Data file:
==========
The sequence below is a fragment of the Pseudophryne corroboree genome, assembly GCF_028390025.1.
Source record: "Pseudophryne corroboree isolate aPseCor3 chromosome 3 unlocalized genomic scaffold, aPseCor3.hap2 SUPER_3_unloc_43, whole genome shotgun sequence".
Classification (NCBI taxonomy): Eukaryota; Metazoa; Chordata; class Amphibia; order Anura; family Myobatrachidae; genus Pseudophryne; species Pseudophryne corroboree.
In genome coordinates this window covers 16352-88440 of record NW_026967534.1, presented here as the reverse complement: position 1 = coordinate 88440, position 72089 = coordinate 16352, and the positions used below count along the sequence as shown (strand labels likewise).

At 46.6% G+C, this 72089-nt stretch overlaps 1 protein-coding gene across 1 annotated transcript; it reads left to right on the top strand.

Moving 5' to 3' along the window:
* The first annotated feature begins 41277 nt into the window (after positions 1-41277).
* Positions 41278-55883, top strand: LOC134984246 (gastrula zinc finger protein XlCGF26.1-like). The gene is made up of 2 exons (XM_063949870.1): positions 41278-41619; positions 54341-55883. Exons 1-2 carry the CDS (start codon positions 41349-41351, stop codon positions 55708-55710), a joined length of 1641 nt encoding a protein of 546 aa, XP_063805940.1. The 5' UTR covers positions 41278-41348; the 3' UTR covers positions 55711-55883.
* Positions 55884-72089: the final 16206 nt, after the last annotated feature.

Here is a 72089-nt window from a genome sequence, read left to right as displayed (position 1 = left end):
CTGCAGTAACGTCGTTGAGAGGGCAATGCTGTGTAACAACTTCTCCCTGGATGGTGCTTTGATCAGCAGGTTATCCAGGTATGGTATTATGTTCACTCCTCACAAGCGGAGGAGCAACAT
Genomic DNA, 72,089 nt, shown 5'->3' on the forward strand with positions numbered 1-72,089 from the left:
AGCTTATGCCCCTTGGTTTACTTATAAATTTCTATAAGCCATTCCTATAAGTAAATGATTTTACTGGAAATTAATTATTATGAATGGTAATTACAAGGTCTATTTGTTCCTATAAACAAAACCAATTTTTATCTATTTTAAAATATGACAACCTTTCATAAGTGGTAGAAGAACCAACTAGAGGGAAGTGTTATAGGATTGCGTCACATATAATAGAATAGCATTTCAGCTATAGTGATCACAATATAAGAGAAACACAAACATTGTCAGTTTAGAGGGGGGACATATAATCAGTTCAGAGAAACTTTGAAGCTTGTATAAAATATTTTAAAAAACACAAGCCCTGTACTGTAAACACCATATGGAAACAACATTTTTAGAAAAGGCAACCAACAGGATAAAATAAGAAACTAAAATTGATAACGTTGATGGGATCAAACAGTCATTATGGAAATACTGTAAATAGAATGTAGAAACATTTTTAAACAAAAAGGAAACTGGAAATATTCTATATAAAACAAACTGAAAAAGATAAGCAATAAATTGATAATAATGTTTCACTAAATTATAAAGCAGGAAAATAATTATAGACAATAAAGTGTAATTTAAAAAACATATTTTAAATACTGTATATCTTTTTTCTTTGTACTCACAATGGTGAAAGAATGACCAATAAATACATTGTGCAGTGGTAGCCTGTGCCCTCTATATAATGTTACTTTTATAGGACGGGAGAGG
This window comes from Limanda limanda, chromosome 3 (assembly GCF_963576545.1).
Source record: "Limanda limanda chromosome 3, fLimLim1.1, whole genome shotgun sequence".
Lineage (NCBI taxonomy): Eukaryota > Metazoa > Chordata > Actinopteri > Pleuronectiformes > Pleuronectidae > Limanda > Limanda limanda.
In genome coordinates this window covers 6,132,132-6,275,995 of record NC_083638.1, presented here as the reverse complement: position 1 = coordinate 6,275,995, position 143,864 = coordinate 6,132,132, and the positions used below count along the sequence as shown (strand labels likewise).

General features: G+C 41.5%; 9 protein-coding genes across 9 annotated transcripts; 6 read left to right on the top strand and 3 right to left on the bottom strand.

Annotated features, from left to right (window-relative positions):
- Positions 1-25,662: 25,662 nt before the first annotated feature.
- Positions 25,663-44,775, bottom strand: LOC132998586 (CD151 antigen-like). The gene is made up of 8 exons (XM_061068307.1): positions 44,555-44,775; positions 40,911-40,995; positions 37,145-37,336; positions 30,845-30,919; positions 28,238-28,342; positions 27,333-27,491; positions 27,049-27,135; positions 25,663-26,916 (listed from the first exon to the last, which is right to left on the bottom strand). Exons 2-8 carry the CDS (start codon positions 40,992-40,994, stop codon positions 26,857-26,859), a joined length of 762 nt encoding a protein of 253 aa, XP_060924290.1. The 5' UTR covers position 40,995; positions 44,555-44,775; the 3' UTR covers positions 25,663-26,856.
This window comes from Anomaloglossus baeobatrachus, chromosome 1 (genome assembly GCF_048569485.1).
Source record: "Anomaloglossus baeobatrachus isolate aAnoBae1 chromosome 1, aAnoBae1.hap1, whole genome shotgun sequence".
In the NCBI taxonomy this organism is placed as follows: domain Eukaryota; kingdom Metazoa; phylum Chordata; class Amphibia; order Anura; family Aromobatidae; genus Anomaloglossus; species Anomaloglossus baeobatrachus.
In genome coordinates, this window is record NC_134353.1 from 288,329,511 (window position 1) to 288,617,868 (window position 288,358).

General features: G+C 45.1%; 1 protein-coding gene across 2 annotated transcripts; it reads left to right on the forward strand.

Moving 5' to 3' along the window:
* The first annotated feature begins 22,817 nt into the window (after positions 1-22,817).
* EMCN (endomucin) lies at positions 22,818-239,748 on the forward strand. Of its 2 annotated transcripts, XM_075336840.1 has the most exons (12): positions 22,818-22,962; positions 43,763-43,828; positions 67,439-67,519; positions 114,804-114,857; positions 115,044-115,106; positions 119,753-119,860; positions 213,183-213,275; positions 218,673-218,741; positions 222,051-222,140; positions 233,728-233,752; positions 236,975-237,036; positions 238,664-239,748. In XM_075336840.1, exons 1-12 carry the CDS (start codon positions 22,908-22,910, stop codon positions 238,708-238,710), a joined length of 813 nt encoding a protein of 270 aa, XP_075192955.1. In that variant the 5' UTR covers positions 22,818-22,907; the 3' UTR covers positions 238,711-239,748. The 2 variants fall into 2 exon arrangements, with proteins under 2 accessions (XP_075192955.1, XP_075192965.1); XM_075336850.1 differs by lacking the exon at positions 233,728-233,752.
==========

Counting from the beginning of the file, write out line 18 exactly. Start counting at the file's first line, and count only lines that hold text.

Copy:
General features: G+C 41.5%; 9 protein-coding genes across 9 annotated transcripts; 6 read left to right on the top strand and 3 right to left on the bottom strand.